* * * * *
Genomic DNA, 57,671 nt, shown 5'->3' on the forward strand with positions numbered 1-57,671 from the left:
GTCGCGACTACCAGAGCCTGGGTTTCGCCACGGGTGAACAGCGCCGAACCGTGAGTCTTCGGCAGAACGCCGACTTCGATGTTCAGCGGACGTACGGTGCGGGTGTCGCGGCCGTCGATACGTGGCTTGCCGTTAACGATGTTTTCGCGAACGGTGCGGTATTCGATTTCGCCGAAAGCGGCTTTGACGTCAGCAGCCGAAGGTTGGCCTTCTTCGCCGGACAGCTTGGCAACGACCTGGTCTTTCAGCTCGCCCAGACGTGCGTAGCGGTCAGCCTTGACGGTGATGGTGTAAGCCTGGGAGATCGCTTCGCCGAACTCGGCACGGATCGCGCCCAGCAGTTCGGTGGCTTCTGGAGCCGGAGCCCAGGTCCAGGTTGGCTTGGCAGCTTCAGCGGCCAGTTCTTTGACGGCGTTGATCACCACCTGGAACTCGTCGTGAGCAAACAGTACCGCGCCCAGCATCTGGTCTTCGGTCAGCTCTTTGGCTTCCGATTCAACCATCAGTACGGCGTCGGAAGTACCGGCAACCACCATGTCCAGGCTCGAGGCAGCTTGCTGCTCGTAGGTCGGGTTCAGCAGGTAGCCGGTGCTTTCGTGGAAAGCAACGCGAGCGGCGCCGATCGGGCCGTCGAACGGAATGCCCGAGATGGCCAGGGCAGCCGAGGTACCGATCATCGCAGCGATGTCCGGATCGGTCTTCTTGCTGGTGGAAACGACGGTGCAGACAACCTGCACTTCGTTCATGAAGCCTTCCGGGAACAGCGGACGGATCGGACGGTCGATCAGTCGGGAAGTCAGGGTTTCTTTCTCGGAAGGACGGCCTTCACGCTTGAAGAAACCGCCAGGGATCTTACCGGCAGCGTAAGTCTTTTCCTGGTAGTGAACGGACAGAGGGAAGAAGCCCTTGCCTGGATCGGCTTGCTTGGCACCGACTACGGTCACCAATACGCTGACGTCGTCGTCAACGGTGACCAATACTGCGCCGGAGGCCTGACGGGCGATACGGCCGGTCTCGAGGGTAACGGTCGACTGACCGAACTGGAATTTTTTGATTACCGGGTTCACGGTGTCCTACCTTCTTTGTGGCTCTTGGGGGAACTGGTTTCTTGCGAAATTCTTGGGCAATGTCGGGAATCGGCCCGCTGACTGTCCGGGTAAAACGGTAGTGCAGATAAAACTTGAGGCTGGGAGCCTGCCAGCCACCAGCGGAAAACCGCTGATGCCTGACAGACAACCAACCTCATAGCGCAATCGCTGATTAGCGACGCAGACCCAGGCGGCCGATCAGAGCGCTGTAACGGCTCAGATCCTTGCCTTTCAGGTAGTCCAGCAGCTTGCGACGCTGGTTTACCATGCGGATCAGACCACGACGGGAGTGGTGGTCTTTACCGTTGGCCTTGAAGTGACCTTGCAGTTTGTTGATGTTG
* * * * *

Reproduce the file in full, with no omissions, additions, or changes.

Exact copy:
Genomic DNA, 57,671 nt, shown 5'->3' on the forward strand with positions numbered 1-57,671 from the left:
GTCGCGACTACCAGAGCCTGGGTTTCGCCACGGGTGAACAGCGCCGAACCGTGAGTCTTCGGCAGAACGCCGACTTCGATGTTCAGCGGACGTACGGTGCGGGTGTCGCGGCCGTCGATACGTGGCTTGCCGTTAACGATGTTTTCGCGAACGGTGCGGTATTCGATTTCGCCGAAAGCGGCTTTGACGTCAGCAGCCGAAGGTTGGCCTTCTTCGCCGGACAGCTTGGCAACGACCTGGTCTTTCAGCTCGCCCAGACGTGCGTAGCGGTCAGCCTTGACGGTGATGGTGTAAGCCTGGGAGATCGCTTCGCCGAACTCGGCACGGATCGCGCCCAGCAGTTCGGTGGCTTCTGGAGCCGGAGCCCAGGTCCAGGTTGGCTTGGCAGCTTCAGCGGCCAGTTCTTTGACGGCGTTGATCACCACCTGGAACTCGTCGTGAGCAAACAGTACCGCGCCCAGCATCTGGTCTTCGGTCAGCTCTTTGGCTTCCGATTCAACCATCAGTACGGCGTCGGAAGTACCGGCAACCACCATGTCCAGGCTCGAGGCAGCTTGCTGCTCGTAGGTCGGGTTCAGCAGGTAGCCGGTGCTTTCGTGGAAAGCAACGCGAGCGGCGCCGATCGGGCCGTCGAACGGAATGCCCGAGATGGCCAGGGCAGCCGAGGTACCGATCATCGCAGCGATGTCCGGATCGGTCTTCTTGCTGGTGGAAACGACGGTGCAGACAACCTGCACTTCGTTCATGAAGCCTTCCGGGAACAGCGGACGGATCGGACGGTCGATCAGTCGGGAAGTCAGGGTTTCTTTCTCGGAAGGACGGCCTTCACGCTTGAAGAAACCGCCAGGGATCTTACCGGCAGCGTAAGTCTTTTCCTGGTAGTGAACGGACAGAGGGAAGAAGCCCTTGCCTGGATCGGCTTGCTTGGCACCGACTACGGTCACCAATACGCTGACGTCGTCGTCAACGGTGACCAATACTGCGCCGGAGGCCTGACGGGCGATACGGCCGGTCTCGAGGGTAACGGTCGACTGACCGAACTGGAATTTTTTGATTACCGGGTTCACGGTGTCCTACCTTCTTTGTGGCTCTTGGGGGAACTGGTTTCTTGCGAAATTCTTGGGCAATGTCGGGAATCGGCCCGCTGACTGTCCGGGTAAAACGGTAGTGCAGATAAAACTTGAGGCTGGGAGCCTGCCAGCCACCAGCGGAAAACCGCTGATGCCTGACAGACAACCAACCTCATAGCGCAATCGCTGATTAGCGACGCAGACCCAGGCGGCCGATCAGAGCGCTGTAACGGCTCAGATCCTTGCCTTTCAGGTAGTCCAGCAGCTTGCGACGCTGGTTTACCATGCGGATCAGACCACGACGGGAGTGGTGGTCTTTACCGTTGGCCTTGAAGTGACCTTGCAGTTTGTTGATGTTG